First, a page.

Finally, due to the progressive nature of alcoholism, your tolerance for alcohol will get stronger. You may notice yourself drinking more and more to deal with pain, and alcohol will likely offer less and less comfort over time. In this way, you may also experience a decline in your overall emotional and mental wellness.

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Stage Three: Middle Alcoholism

The first of the final stages of alcoholism comes with clear defining criteria. Notably, your friends and family will start noticing that you have a drinking problem. You may start missing work or social events so you can stay home and drink, and you might drink at inappropriate times, such as while driving or around children.

This increase in drinking can also come with mental and behavioral changes. You may find yourself feeling increasingly irritable, especially in situations where you don’t have much cause to be. If you have been drinking to cope with a mental health condition, those symptoms will likely feel even worse now, and alcohol will offer little relief.

At this stage of alcoholism, symptoms of alcohol addiction make become physical. You may experience weight gain or weight loss, bloating, loss of energy, and reddening in the face. At this stage, professional addiction treatment can do a lot of good, and your dependence on alcohol may be severe enough to require an alcohol detox program. Without a proper detoxification program, you may face a high risk of immediate relapse as alcohol withdrawal symptoms appear.

Stage Four: Late Stage Alcoholism

Also known as “end stage alcoholism,” this is where alcohol addiction is most apparent. At this stage, you probably spend more waking hours drunk than sober. If you have not lost your job in earlier stages, then job loss is very likely here, since drinking becomes an all-day activity.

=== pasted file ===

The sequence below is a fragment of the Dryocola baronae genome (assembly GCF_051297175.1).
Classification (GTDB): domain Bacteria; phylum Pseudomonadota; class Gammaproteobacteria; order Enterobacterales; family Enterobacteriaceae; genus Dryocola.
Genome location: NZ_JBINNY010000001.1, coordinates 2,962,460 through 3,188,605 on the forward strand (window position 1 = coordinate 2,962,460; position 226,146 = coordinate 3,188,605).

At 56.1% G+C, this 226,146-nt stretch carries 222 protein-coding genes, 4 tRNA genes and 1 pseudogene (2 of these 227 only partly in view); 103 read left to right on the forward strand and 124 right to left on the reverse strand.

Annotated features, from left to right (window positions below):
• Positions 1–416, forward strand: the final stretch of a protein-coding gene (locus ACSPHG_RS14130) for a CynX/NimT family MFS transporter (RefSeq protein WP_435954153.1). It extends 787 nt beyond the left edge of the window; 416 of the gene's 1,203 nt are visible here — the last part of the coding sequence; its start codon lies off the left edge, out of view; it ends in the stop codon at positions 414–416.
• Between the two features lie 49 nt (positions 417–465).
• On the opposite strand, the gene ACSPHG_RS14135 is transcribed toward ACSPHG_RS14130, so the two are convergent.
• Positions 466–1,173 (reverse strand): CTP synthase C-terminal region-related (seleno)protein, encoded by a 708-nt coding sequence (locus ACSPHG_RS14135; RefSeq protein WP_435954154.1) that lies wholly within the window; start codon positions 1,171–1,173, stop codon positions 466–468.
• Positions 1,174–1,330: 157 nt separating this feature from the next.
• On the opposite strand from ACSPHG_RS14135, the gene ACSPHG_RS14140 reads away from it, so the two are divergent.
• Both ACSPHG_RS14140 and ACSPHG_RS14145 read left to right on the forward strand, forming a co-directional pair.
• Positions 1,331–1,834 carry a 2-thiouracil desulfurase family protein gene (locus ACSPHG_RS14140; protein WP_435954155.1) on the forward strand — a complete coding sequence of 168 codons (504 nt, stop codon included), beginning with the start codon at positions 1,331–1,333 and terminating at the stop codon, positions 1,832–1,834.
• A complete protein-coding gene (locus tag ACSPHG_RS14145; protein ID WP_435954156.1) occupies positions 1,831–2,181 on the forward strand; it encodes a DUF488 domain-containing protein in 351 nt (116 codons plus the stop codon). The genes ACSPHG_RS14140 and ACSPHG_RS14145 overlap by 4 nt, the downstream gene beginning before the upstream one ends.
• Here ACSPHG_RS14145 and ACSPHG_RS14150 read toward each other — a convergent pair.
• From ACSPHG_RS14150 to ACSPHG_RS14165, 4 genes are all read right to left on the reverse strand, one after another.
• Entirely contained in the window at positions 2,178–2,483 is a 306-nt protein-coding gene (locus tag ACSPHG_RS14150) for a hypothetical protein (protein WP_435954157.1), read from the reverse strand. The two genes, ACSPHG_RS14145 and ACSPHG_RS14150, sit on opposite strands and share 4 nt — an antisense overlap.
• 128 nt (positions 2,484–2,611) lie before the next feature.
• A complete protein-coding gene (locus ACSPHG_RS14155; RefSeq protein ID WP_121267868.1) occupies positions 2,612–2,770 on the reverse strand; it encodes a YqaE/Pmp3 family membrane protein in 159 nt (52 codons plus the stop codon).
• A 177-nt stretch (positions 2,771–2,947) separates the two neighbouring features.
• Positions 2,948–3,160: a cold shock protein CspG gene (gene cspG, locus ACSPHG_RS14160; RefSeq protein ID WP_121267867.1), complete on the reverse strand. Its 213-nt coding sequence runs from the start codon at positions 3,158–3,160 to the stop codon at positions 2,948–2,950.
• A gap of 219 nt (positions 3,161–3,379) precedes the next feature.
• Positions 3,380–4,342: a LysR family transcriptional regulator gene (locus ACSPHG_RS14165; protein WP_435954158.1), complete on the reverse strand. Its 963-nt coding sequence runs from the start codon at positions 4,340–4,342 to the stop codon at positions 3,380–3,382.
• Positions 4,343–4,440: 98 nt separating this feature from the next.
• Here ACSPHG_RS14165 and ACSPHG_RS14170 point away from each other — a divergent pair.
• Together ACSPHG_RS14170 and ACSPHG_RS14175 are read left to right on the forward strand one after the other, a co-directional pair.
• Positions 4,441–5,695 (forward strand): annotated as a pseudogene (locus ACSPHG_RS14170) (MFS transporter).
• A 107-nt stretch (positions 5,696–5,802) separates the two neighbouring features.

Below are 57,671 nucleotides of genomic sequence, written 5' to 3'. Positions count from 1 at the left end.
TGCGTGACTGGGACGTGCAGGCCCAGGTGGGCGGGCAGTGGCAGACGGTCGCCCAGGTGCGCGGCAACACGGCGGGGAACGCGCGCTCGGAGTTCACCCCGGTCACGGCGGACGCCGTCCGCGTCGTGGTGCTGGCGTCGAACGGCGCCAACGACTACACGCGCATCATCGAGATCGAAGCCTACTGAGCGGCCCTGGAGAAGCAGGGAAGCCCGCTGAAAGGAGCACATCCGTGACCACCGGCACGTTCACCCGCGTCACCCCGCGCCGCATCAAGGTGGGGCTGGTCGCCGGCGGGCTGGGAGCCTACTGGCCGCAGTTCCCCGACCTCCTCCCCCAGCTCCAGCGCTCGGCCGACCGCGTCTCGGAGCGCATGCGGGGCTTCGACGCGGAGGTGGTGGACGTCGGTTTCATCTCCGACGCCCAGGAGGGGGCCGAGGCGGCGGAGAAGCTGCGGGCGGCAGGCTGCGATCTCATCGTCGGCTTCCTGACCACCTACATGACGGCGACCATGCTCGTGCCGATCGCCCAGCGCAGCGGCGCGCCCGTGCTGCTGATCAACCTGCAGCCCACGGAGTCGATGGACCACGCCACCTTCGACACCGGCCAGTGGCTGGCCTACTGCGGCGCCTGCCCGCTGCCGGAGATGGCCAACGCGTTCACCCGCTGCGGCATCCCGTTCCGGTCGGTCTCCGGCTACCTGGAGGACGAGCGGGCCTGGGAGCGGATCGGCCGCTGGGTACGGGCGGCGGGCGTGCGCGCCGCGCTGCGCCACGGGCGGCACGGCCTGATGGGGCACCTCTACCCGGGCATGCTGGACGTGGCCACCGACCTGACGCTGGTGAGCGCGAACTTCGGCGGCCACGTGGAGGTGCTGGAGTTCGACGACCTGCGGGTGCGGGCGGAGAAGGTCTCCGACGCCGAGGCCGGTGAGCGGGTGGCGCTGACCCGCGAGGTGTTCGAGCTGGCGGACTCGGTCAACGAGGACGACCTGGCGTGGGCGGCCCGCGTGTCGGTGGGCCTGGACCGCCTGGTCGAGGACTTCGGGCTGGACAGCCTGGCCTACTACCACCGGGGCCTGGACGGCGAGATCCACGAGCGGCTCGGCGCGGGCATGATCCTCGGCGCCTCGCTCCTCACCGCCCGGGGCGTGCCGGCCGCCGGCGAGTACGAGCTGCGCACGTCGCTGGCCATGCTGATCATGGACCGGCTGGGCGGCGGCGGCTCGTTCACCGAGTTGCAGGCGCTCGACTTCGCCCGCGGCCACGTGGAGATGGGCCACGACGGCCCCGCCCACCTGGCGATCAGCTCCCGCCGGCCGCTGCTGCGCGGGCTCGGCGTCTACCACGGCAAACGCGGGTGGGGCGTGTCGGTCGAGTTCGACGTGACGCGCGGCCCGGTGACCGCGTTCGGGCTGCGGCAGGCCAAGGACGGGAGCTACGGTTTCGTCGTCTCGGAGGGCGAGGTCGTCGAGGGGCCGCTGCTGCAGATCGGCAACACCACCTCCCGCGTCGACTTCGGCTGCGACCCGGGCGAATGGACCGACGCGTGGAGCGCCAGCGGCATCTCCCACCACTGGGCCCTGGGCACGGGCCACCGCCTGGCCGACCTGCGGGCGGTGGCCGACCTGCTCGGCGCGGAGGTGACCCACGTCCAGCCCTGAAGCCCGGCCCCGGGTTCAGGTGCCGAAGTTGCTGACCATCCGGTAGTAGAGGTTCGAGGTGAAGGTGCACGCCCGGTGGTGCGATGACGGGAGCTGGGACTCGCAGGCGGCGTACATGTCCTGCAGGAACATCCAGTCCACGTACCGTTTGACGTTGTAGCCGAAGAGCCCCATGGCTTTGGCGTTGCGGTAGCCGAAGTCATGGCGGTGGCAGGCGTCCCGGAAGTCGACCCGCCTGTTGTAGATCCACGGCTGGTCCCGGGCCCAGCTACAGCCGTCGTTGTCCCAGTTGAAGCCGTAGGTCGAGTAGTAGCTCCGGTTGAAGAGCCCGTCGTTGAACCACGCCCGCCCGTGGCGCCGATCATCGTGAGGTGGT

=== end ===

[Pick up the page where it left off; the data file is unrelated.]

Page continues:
You may also develop addiction-related illnesses, such as liver cirrhosis. You may also feel a near-constant sense of paranoia. This is doubly true if you’re dealing with post-traumatic stress, since you’ll be struggling with both alcohol’s effect on the brain and an untreated mental health issue. At this stage of alcoholism, you are likely to need a residential rehabilitation program to address the various effects that alcohol has had on your mind and your body.

Residential rehab is where you will be able to get help to quit drinking, learn how to avoid the pitfalls of addiction, and develop healthy coping mechanisms for mental health issues. Our veteran rehab in DeLand, Florida offers specialized care for veterans to address the unique challenges presented by invisible wounds of war. In this way, we provide help to all veterans and at any stage of alcohol addiction.

alcohol addiction

Break Free from the Stages of Alcohol Addiction

There is always a way to quit drinking alcohol; you just have to take the first step. At Heroes’ Mile, we’re committed to helping veterans beat alcohol addiction for good. And no matter what stage of alcohol addiction you’re in, the best time to seek professional addiction treatment is always right now.

Would you like to learn more about how we can help? Our friendly admissions specialists are waiting to chat at 888-838-6692 or ask your questions online. You’re not in this alone, and we’ve got your six!